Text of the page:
• In the global recession that followed the 2008 financial crisis, drug users sought out cheaper synthetic substances and patterns of use shifted towards injecting drugs, while governments reduced budgets to deal with drug-related problems.
  • All over the world, the risks and consequences of drug use are worsened by poverty, limited opportunities for education and jobs, stigma and social exclusion, which in turn helps to deepen inequalities, moving us further away from achieving the Sustainable Development Goals (SDGs).

India’s International Coordination to fight Drug Abuse

  • The Narcotics Control Bureau (NCB) coordinated with various international organisations for sharing information and intelligence to combat transnational drug trafficking.
  • The Various International Organizations that the NCB works with include:
    1. The SAARC Drug Offences Monitoring Desk; Brazil, Russia, India, China and South Africa (BRICS);
    2. Colombo Plan: A regional organisation of 27 countries designed to strengthen economic and social development of member countries in the Asia-Pacific region;
    3. Association of Southeast Asian Nations (ASEAN) and ASEAN Senior Officials on Drug Matters (ASOD);
    4. Bay of Bengal Initiative For Multi-Sectoral Technical and Economic Co-Operation (BIMSTEC);
    5. The United Nations Office on Drugs and Crime (UNODC);
    6. The International Narcotics Control Board (INCB).
  • For coordination among various Central and State agencies, the Narco Coordination Centre (NCORD) mechanism was set up by the MHA in year 2016 for effective drug law enforcement. This NCORD system has been restructured into a four-tier scheme up to district level on July 29, 2019, for better coordination.

Narcotic Drugs and Psychotropic Substances Act, (NDPS)

  • The Narcotic Drugs and Psychotropic Substances Act, 1985, commonly referred to as the NDPS Act prohibits a person the production/manufacturing/cultivation, possession, sale, purchasing, transport, storage, and/or consumption of any narcotic drug or psychotropic substance.
  • India had no legislation regarding narcotics until 1985.
  • The Act is designed to fulfill India’s treaty obligations under the Single Convention on Narcotic Drugs, Convention on Psychotropic Substances, and United Nations Convention Against Illicit Traffic in Narcotic Drugs and Psychotropic Substances.
  • The Narcotics Control Bureau is a statutory body that was set up under the act with effect from 1986.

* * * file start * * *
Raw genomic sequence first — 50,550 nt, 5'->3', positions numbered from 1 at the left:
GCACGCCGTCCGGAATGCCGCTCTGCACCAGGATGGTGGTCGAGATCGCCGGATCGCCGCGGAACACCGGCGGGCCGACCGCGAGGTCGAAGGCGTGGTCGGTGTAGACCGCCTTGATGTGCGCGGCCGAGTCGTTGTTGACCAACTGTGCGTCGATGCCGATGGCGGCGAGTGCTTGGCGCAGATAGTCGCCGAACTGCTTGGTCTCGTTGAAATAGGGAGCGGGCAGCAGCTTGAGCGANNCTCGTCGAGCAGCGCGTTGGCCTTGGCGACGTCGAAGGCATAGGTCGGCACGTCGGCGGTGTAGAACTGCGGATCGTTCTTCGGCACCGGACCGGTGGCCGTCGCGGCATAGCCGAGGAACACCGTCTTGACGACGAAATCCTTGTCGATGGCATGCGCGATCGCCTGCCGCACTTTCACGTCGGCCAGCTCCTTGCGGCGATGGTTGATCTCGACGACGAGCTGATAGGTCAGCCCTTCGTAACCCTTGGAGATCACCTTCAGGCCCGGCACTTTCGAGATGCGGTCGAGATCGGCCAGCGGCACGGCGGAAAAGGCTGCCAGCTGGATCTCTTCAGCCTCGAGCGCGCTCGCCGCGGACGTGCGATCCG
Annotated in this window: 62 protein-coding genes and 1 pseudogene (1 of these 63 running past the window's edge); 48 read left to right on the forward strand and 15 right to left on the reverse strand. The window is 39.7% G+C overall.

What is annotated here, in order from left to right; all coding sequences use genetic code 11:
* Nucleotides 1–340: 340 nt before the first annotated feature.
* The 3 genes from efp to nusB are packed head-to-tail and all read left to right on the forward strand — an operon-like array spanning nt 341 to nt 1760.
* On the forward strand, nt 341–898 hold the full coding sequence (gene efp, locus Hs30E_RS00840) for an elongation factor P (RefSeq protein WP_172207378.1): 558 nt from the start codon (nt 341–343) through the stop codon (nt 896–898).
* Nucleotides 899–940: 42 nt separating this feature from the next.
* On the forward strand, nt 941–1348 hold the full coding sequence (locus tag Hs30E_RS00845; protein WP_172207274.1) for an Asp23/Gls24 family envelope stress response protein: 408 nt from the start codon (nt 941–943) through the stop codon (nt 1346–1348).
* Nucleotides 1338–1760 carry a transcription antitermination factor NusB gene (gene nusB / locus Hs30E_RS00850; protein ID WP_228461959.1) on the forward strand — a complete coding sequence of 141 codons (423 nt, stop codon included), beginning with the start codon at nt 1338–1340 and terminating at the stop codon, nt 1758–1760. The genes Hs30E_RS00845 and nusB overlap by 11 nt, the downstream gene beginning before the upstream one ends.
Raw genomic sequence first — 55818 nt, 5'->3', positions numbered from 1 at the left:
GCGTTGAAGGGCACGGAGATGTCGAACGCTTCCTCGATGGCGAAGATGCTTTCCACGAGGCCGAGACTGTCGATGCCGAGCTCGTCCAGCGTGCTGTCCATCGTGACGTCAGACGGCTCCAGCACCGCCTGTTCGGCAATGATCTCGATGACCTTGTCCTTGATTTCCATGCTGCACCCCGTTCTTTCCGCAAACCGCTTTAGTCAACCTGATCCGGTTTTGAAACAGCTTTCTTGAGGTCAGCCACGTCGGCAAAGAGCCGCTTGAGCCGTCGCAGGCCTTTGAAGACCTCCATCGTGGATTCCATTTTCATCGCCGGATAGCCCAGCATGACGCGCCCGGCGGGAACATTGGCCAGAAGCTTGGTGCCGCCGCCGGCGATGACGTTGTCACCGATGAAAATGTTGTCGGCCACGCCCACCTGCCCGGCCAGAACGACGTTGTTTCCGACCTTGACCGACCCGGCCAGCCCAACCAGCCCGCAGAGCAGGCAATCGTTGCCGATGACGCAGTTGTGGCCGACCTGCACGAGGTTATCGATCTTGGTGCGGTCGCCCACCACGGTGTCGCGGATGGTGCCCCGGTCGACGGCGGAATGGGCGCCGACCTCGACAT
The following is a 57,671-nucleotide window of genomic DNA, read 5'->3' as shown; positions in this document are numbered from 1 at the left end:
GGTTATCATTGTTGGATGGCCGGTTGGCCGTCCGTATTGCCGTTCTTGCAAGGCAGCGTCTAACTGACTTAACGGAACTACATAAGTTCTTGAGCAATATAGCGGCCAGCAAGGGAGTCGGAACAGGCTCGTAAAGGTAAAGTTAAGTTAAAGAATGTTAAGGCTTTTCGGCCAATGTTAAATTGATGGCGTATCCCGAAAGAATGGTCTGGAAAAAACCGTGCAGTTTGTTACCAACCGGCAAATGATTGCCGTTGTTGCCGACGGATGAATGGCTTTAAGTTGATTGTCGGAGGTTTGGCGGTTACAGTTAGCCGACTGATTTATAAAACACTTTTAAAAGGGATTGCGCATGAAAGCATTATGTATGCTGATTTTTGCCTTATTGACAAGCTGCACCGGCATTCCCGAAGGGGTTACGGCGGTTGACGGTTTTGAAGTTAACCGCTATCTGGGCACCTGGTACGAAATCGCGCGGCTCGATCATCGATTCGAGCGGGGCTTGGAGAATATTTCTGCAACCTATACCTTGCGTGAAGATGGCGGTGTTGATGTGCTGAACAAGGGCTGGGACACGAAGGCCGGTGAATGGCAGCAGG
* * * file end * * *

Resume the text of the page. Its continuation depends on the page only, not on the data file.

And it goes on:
India’s Anti-Drug Action Plan for 2020-21

  • The annual Anti-Drug Action Plan for 2020-21 for 272 districts was launched by the Ministry of Social Justice and Empowerment in June 2020.
  • The action plan for 2020-21 included awareness generation programmes, identification of drug-dependent population, focus on treatment facilities and capacity-building for service-providers to curb drug abuse and alcoholism.
  • De-addiction Facilities would be set up in the “most affected” 272 districts identified by the Narcotics Control Bureau focussing on building up treatment and de-addiction facilities and giving emphasis on reaching the youth and high-risk population.
  • Integrated Rehabilitation Centre for Addicts (IRCAs) funded by the Ministry would reach out to communities to help those affected by drug addiction.

Other Steps Taken in India

  1. Narco-Coordination Centre (NCORD): Government had constituted Narco Coordination Centre (NCORD), the mechanism under Director General (DG), Narcotics Control Bureau (NCB), in order to have effective coordination among all the drug law enforcement agencies and other stakeholders, and also to provide a common platform for discussions on drug-trafficking related issues.
  2. National Fund for Control of Drug Abuse: The government has constituted a fund called “National Fund for Control of Drug Abuse” to meet the expenditure incurred in connection with combating illicit traffic in Narcotic Drugs; rehabilitating addicts, and educating the public against drug abuse, etc.
  3. Seizure Information Management System (SIMS): SIMS is a step taken towards digitization of pan-India drug seizure data in 2019 for all the drug law enforcement agencies under the mandate of Narcotics Drugs and Psychotropic Substances Act (NDPS). Narcotics Control Bureau (NCB) was provided with the funds for developing SIMS which will create a complete online database of drug offences and offenders.

-Source: The Hindu

March 2024